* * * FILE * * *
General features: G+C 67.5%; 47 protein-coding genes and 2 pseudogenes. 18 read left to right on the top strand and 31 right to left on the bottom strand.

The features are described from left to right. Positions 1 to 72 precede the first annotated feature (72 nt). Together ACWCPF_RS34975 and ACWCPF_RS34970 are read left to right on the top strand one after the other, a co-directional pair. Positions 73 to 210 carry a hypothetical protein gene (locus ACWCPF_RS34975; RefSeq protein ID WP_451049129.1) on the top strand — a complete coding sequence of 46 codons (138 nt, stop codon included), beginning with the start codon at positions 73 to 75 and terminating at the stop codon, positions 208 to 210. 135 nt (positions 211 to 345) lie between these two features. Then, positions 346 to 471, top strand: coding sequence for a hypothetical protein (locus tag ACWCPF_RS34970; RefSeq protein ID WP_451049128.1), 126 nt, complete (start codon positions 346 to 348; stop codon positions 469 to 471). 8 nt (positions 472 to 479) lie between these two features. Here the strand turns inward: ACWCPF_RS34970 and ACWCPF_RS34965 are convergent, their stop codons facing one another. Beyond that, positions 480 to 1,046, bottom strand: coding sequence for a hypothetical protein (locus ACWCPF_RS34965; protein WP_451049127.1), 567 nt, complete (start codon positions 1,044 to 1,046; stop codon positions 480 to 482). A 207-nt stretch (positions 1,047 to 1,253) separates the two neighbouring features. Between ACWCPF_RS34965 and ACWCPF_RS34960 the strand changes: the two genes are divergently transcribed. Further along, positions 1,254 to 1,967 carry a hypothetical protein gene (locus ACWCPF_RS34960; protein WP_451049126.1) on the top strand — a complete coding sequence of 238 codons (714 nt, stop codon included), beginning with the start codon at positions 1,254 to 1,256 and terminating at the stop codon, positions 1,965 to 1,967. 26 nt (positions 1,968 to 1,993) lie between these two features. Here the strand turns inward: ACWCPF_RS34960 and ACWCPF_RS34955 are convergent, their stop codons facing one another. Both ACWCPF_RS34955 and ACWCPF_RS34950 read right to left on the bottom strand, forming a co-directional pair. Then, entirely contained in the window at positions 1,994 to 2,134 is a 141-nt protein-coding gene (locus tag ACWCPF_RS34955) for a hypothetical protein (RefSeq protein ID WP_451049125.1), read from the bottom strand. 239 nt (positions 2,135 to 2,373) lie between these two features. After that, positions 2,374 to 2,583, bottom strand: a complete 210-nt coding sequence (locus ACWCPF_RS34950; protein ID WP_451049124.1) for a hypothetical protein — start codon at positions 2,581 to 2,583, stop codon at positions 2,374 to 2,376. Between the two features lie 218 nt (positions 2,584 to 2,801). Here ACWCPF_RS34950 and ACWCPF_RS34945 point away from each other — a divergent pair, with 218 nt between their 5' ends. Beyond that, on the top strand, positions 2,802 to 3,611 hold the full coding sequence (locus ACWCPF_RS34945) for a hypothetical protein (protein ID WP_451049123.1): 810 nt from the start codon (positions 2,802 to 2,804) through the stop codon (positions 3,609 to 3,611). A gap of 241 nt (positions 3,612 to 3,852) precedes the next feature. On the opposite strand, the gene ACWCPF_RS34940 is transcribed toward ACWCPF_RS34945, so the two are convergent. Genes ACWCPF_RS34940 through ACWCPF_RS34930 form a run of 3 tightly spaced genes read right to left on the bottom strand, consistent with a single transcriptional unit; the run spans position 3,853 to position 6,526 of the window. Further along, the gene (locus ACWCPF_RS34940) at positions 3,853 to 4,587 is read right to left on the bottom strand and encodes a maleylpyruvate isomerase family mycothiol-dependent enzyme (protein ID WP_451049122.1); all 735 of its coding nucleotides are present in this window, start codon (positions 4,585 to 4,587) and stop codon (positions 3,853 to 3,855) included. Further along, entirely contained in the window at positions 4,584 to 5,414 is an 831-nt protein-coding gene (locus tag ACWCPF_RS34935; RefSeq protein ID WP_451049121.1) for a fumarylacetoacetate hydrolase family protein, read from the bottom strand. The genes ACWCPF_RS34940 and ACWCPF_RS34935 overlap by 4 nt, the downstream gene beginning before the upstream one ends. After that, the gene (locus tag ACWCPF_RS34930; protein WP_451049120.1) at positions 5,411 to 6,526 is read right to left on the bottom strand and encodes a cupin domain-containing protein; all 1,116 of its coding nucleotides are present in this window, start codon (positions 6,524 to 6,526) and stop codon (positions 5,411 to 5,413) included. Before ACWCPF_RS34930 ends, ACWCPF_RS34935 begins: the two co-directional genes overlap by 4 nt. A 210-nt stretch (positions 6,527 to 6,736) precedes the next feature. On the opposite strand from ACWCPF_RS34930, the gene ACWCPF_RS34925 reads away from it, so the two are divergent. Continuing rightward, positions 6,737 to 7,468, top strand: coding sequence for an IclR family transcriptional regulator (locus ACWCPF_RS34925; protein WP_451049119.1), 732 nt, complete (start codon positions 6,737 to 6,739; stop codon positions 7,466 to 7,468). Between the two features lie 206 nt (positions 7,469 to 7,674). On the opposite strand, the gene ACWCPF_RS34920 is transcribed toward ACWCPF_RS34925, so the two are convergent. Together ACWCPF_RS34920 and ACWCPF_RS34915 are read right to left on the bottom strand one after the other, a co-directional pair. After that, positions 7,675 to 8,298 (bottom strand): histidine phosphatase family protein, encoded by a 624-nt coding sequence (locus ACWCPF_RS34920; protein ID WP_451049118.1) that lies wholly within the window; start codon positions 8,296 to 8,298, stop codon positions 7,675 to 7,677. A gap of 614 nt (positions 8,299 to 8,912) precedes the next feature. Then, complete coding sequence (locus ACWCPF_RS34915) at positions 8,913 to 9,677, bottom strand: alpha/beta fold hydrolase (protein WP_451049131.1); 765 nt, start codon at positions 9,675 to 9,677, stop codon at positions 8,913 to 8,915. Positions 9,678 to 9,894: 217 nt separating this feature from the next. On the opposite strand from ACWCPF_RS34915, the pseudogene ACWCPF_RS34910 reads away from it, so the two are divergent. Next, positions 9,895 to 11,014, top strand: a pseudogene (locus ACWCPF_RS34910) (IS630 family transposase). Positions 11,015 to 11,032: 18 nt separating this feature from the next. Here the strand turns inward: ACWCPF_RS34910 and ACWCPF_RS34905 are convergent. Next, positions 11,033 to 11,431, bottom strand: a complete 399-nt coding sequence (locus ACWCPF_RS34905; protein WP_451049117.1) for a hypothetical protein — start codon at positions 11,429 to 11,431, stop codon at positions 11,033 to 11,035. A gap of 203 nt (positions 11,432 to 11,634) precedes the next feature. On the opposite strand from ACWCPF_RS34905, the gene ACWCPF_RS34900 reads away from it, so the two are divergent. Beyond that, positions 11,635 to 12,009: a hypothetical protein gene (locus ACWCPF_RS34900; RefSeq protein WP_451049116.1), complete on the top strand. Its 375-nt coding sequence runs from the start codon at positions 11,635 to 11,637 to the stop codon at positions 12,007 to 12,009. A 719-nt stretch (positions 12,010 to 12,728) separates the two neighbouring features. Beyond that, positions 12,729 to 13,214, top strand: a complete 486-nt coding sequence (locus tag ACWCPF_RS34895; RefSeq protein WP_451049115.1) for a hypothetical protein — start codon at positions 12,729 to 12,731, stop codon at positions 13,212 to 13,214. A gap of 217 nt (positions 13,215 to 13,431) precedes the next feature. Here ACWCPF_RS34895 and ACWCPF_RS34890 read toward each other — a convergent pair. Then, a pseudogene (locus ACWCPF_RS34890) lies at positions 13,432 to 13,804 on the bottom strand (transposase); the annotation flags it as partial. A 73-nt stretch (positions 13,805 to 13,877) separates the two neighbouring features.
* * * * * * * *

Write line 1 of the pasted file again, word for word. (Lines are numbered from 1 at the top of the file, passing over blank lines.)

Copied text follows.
General features: G+C 67.5%; 47 protein-coding genes and 2 pseudogenes. 18 read left to right on the top strand and 31 right to left on the bottom strand.